The company added that it has made nearly two dozen new hires, including a new medical director and more than half a dozen members of a behavioral health team. Corizon said when it took over it discovered large backlogs in basic care, including physicals and dental exams and it has "either eliminated or dramatically cut down on all these backlogs, despite staffing issues."

'People are quitting every week'

Staffing levels of correctional officers at MDC have been described as dangerously low.

Inmates have been locked down for days at a time. Violence has broken out at the facility. In late October, investigators say an inmate killed his cellmate while one guard was responsible for watching two units.

As of November, there was about a 31.7% staff vacancy rate at the jail.

Now health care workers are speaking out about conditions there.

Nancy Simmons, an attorney representing plaintiffs in the McClendon lawsuit, said when she talks to experienced corrections nurses they appear more upset, sad and angry than ever.

"It's an extra concern that you have the number of personnel who are very, very concerned and are being in some ways treated as though they're the 'Debbie Downers' as opposed to trying to raise serious concerns," Simmons said. "I think that the people who are raising the concerns are very much speaking in good faith about what they're seeing, and they need to be listened to."

One health care worker told the Journal that a whole unit of inmates didn't receive medication one weekend because there wasn't enough security to escort a nurse around.

In her declaration, Sanchez said two months into the Corizon contract "people are quitting every week." She said the short staffing means there have been several times that a nurse is asked to fill multiple positions in one shift or had to work a position the nurse had not worked before, often without training.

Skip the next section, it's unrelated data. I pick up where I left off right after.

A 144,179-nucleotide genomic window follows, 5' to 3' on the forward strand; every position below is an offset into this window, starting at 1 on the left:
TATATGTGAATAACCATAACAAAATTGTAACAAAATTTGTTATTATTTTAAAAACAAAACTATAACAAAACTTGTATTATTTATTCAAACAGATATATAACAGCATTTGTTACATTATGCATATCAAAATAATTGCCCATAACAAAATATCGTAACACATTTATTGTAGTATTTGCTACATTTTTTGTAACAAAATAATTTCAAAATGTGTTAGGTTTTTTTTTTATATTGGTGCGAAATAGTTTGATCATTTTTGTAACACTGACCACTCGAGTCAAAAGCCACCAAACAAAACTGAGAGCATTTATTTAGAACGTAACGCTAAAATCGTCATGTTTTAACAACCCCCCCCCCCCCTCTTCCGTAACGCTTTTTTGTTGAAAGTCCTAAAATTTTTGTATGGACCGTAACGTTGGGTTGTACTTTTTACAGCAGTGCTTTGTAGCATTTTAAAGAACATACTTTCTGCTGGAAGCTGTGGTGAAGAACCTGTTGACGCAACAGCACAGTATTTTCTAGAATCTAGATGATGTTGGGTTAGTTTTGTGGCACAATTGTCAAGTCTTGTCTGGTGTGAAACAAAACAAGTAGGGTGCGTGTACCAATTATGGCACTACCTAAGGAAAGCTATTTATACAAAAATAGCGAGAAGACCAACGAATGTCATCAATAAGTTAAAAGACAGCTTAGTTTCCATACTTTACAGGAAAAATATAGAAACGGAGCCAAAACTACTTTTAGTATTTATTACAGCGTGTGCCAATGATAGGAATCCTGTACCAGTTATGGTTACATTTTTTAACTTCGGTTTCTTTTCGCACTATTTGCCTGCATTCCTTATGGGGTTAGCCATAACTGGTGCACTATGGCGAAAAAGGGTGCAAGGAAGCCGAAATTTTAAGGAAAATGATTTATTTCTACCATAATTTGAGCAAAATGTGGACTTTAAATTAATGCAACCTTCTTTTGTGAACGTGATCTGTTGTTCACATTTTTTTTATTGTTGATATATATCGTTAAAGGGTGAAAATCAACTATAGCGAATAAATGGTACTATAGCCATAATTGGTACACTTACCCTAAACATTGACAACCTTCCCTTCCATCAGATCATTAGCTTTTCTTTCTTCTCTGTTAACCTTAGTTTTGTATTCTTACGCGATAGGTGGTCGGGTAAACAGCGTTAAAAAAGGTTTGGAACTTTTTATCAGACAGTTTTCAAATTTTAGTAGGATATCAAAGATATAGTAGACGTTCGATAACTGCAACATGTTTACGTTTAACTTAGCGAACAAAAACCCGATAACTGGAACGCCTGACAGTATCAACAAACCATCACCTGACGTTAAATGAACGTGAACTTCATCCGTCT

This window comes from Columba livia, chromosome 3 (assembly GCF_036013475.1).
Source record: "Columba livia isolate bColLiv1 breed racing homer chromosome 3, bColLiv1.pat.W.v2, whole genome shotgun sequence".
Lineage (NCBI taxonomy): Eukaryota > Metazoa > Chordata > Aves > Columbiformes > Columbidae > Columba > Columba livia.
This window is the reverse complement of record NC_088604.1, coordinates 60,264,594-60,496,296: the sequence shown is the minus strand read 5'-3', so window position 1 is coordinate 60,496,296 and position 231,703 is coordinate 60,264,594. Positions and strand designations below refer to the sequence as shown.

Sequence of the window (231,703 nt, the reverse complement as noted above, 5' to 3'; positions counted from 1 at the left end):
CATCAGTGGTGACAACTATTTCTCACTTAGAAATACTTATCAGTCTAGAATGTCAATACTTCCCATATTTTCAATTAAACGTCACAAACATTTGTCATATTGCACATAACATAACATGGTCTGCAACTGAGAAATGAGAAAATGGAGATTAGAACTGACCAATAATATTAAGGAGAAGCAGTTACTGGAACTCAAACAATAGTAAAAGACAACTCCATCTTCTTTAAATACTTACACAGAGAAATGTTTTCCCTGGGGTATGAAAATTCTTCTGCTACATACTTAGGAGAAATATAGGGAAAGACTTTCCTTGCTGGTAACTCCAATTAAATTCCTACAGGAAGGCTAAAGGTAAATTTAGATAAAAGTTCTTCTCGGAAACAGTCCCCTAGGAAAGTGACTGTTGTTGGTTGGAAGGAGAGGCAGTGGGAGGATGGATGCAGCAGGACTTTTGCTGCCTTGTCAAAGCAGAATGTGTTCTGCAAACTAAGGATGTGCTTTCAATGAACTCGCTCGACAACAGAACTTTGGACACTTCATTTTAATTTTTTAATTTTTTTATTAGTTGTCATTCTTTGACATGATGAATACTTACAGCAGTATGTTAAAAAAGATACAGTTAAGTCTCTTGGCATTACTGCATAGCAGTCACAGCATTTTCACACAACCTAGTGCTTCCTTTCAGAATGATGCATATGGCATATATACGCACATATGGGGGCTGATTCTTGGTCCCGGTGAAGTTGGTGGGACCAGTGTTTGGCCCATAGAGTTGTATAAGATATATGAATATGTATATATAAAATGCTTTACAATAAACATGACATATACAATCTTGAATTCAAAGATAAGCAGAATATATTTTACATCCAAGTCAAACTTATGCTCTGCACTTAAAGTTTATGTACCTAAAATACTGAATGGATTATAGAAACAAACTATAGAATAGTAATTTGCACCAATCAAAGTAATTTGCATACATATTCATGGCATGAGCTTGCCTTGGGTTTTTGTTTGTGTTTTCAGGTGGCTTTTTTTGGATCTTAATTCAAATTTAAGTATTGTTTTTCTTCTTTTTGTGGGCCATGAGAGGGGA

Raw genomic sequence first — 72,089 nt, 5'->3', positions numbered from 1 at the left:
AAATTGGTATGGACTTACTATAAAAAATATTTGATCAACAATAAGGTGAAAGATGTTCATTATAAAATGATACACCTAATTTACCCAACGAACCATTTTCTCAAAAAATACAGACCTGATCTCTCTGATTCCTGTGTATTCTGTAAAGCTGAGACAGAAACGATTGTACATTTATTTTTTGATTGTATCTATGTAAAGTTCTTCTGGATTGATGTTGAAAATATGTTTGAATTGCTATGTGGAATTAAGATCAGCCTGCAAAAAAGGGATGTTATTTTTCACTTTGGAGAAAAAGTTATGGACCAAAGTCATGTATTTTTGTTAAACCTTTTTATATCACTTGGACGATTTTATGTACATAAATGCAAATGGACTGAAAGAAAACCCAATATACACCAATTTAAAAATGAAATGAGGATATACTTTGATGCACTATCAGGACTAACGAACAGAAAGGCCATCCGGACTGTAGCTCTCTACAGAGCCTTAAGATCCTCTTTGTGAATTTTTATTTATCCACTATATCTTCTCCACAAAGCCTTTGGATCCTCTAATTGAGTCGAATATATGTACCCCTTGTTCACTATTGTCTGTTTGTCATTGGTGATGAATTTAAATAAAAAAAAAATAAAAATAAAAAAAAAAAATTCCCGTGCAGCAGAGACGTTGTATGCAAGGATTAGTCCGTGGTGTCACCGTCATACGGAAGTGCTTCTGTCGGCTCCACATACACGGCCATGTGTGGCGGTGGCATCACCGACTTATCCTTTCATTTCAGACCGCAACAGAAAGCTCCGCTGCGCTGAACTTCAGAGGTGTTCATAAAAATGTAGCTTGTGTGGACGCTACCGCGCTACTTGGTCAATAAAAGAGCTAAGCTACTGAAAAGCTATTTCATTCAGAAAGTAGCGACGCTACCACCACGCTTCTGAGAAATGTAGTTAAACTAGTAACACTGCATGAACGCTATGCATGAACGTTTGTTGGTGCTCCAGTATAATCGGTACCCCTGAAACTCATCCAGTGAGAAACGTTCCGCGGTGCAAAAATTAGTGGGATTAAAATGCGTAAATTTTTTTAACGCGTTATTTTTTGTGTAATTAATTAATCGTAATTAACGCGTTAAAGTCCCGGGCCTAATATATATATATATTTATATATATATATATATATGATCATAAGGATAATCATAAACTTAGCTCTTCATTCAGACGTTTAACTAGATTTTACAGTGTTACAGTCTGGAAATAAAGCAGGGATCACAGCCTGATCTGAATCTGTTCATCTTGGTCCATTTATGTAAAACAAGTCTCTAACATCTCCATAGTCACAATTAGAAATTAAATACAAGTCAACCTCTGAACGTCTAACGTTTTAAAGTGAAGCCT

"If a nurse is working Med 3 (intake) and detox, it is hard for them to do both jobs and puts patients at risk," Sanchez wrote. "If the Med 3 nurse is out on detox rounds, it means people are waiting for medical assessments and clearance before they can be admitted to the facility. Detox rounds are also very important and take a long time, usually hours."

"These are two huge and critical jobs. It is not safe for a nurse to try to cover both positions," she added.

Corizon said it has not terminated anyone for refusing to work a position they had not trained on, it does not expect anyone to work outside their scope of practice, and training is provided to all staff before they work in an area.

Seeking accountability

The attorneys representing the inmates in the McClendon lawsuit have been filing motions, asking for more oversight and for the county to give monthly reports.

In a motion filed in late December, the attorneys quoted a court-appointed expert who identified patients whose care was "substantially deficient" and who found "life-threatening" "lapses in medication continuity for patients on essential medications." The expert's report was filed in September, before Corizon took over.

The expert reportedly expressed concern about the transition to a new medical provider, especially since a new company brought a change in platform for electronic medical records. The Journal has requested a copy of the expert's report but has not yet received it.

Sanchez, in her declaration, said important patient information that was in the previous electronic record system did not show up in the new system.

Simmons said the attorneys are asking for more regular visits from the experts to provide more oversight. But ultimately, she said, the county runs the jail and it needs to take responsibility to ensure it's providing adequate medical care.

"The county knew that transition was coming up and so had a responsibility to oversee it," Simmons said. "What happened in terms of oversight isn't clear to us yet but it is clear that something went very haywire in the transition."